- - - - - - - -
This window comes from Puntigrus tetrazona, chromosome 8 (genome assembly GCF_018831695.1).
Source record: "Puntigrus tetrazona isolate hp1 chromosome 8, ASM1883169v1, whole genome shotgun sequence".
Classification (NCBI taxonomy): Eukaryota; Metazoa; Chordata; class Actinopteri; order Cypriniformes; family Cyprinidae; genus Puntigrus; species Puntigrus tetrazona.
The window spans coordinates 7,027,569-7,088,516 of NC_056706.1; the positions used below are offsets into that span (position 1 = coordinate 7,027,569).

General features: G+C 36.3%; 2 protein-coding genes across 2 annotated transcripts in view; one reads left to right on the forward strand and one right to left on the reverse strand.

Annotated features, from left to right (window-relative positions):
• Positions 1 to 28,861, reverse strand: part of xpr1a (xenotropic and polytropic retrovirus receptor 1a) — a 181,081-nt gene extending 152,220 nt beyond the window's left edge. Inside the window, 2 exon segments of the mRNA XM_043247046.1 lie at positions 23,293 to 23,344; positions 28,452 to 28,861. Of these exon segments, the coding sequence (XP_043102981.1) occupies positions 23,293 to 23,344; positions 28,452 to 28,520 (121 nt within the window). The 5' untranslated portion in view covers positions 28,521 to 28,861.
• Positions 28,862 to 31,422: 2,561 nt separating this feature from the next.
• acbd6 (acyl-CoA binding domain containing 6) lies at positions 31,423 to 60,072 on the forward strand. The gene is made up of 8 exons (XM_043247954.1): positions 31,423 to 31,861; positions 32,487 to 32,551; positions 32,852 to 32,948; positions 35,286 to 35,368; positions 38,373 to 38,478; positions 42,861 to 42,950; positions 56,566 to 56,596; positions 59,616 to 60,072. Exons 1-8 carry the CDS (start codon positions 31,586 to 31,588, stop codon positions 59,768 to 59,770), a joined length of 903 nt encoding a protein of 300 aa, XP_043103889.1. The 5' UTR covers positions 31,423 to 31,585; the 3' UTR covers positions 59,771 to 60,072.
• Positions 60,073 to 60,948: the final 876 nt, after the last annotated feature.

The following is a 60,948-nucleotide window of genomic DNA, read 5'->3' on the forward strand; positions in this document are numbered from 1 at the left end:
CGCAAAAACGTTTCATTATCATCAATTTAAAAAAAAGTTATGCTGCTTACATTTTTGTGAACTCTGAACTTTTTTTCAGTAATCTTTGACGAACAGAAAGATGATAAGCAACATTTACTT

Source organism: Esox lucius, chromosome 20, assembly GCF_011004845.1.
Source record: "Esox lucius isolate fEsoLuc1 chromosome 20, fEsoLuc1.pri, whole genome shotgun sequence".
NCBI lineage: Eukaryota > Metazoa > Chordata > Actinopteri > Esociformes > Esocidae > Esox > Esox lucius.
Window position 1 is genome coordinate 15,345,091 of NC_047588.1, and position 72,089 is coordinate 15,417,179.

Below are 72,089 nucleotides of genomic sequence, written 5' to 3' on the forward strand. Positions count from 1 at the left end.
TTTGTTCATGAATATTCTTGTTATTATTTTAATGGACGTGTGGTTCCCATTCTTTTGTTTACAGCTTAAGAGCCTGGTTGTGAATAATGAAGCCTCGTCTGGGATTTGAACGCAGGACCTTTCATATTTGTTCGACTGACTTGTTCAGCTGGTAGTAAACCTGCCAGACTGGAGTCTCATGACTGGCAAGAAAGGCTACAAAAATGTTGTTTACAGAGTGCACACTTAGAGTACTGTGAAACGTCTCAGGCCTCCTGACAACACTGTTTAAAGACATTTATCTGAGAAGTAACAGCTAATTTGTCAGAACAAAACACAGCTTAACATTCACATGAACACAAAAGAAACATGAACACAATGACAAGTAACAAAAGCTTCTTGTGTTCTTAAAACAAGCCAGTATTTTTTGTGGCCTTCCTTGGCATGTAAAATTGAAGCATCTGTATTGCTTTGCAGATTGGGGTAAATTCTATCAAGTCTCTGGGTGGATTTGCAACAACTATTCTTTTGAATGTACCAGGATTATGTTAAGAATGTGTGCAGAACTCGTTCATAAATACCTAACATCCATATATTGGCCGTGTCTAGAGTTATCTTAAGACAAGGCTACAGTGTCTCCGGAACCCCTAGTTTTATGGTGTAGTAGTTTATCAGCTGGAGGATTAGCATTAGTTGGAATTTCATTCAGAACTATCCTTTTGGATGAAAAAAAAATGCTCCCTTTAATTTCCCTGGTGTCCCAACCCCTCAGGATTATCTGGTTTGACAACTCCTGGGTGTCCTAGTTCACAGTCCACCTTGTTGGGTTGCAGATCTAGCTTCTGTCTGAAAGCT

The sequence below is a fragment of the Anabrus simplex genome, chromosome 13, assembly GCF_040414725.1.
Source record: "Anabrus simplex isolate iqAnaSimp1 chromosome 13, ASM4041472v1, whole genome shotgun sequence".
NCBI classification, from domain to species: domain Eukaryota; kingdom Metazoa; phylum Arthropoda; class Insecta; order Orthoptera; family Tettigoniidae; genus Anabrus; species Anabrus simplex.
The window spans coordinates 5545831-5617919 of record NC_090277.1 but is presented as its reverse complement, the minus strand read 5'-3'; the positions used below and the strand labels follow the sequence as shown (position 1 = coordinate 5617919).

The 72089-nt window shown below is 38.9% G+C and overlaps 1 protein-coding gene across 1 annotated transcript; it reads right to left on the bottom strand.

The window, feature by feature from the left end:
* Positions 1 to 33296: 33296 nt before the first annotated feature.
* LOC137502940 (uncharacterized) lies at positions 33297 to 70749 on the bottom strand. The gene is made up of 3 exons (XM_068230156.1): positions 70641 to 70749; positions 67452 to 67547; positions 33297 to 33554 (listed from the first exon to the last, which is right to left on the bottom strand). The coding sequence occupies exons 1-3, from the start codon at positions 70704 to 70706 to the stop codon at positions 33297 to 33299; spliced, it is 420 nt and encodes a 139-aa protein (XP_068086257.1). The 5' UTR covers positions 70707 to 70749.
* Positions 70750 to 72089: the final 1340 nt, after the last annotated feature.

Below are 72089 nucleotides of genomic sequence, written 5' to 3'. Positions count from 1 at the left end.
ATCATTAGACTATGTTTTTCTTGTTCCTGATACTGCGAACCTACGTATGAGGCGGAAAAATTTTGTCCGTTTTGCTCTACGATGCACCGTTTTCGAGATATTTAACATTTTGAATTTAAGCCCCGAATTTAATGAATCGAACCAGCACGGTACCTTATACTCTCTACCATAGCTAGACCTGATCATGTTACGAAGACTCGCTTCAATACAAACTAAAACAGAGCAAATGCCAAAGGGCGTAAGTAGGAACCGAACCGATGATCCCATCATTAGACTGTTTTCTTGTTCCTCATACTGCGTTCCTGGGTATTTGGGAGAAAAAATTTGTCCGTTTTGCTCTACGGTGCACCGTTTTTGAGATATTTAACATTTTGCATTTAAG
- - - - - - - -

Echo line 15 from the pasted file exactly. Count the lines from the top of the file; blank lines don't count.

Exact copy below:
NCBI lineage: Eukaryota > Metazoa > Chordata > Actinopteri > Esociformes > Esocidae > Esox > Esox lucius.